Food & Nutrition

57 Secrets Your Restaurant Server Isn’t Telling You

It can help you get a job in the future

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“When I’m hiring, I always look for someone who’s spent some time as a waiter. What I learned waiting tables was far more valuable than anything I learned in college as far as how to interact with the human race.”—Jim Sheehan, former stockbroker and waiter who now owns a successful IT consulting firm

We like doing nice things for our customers

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“Once on Mother’s Day, this older lady came in alone and told me that her kids weren’t able to be with her that year, but they had mailed her a gift card. So I told my manager that we had to make this an exceptional experience for her. I told her to come back with a friend some time and use her gift card because tonight, her meal was on us. We comped her dinner, and I sat with her through dessert while she told me about her kids. My coworkers were happy to cover my other tables for 15 minutes. The woman told me she would remember that dinner forever.”—Melissa McCracken, longtime waitress in Hawaii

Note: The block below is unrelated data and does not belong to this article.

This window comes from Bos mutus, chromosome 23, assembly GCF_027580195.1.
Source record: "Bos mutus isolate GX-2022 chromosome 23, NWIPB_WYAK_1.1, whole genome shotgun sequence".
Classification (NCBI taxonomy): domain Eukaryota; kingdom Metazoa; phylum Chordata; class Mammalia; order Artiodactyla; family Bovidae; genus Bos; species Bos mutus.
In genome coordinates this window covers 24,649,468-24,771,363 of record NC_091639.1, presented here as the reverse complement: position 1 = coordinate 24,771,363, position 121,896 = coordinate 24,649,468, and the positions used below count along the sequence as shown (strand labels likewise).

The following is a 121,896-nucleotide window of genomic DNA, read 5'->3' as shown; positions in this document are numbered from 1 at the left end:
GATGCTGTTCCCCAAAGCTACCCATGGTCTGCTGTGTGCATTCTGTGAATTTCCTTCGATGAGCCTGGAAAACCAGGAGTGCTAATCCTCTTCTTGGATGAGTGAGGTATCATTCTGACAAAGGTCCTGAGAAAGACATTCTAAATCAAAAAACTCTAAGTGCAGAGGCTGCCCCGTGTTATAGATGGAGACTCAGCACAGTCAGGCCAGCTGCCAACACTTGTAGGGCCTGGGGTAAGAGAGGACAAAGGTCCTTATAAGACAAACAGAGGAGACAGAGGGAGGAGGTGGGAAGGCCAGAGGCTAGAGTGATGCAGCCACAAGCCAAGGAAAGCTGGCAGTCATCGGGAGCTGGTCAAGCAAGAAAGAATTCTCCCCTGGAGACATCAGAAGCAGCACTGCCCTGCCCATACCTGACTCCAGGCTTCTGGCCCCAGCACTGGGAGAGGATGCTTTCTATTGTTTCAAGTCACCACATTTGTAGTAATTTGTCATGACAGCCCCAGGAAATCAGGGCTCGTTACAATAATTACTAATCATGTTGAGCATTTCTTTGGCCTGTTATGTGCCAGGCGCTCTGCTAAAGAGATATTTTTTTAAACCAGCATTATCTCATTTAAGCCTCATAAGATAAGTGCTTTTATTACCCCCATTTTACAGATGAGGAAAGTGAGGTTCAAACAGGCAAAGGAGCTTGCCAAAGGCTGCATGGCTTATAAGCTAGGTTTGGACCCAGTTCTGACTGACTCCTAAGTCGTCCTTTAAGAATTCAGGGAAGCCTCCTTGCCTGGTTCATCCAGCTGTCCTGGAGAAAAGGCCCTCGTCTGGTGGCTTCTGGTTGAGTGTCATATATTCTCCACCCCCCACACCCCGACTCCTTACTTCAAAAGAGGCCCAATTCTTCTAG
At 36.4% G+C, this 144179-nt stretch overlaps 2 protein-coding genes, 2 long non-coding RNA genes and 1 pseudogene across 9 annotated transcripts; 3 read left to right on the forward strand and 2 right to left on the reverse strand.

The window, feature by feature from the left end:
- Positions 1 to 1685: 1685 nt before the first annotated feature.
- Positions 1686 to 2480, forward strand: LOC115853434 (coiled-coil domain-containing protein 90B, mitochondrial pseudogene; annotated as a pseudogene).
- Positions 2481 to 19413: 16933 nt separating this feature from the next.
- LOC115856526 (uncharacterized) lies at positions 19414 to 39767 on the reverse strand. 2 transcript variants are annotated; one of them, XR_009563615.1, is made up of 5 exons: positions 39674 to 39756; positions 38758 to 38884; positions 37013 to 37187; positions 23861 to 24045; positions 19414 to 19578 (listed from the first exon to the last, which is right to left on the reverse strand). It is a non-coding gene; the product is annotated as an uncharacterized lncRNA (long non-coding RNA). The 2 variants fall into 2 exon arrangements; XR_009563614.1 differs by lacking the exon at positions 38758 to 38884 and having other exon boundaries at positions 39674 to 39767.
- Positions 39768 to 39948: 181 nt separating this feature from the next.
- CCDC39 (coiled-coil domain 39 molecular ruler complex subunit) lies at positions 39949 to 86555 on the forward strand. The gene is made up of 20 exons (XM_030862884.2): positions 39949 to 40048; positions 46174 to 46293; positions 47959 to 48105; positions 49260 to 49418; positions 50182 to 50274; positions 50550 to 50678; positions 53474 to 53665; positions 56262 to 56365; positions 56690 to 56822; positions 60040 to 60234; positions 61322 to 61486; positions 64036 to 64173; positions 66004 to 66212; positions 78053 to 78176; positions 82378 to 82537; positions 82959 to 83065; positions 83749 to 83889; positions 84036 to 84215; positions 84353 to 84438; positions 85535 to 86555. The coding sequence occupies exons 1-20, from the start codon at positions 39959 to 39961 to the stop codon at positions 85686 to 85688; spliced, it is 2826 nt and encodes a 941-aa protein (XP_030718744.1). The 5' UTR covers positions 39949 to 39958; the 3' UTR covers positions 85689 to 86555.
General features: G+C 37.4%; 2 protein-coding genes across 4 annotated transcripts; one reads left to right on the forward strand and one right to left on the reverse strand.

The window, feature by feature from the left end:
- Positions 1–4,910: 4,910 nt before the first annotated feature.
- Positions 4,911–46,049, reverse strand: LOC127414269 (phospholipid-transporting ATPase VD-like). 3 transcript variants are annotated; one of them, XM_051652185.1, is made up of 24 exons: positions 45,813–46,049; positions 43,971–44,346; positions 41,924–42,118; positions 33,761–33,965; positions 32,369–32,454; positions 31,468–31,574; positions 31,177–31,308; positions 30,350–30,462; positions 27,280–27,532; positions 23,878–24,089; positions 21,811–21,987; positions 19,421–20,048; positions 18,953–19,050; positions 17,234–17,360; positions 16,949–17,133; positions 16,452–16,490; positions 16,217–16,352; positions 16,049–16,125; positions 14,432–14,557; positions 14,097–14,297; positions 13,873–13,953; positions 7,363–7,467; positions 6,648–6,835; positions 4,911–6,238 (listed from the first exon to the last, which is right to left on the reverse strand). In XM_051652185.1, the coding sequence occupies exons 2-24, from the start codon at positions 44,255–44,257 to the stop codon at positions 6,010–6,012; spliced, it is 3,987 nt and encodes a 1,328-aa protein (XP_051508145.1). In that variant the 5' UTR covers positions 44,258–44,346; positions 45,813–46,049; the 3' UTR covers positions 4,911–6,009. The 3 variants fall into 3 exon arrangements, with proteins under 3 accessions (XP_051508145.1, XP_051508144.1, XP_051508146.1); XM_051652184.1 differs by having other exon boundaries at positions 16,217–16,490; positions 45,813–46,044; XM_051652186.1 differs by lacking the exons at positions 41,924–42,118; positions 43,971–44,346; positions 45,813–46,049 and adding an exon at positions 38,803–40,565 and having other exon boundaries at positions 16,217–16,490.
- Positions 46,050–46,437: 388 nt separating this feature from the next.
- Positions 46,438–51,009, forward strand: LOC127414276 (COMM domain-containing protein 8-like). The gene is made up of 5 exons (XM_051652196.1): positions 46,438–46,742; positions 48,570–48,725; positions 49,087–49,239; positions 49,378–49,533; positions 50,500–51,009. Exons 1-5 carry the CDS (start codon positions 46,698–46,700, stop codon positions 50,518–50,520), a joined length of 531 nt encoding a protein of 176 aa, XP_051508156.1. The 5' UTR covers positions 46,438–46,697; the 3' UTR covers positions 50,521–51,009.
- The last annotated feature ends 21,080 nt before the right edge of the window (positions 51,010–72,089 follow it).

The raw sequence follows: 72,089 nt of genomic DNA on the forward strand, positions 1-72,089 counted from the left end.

Watch out for this server lingo

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Drive-by: Finding an excuse, such as refilling the water glasses or clearing plates, to stop by a particular table. “You’ve got to do a drive-by on the woman at table 22. She’s hot.”

Upsell: Swaying diners to order more than they normally would or to order a higher-priced item, driving up the bill and hence the tip. Customer: “I’d like a gin and tonic, please.” Waiter: “Bombay Sapphire?”

Camper: A diner who hangs around too long after he’s eaten. Restaurants typically allot about 50 minutes for lunch and up to 90 minutes for dinner, depending on the type of restaurant. You can make up for camping by leaving a bigger tip. Here are some other little dining etiquette rules for eating in a restaurant.

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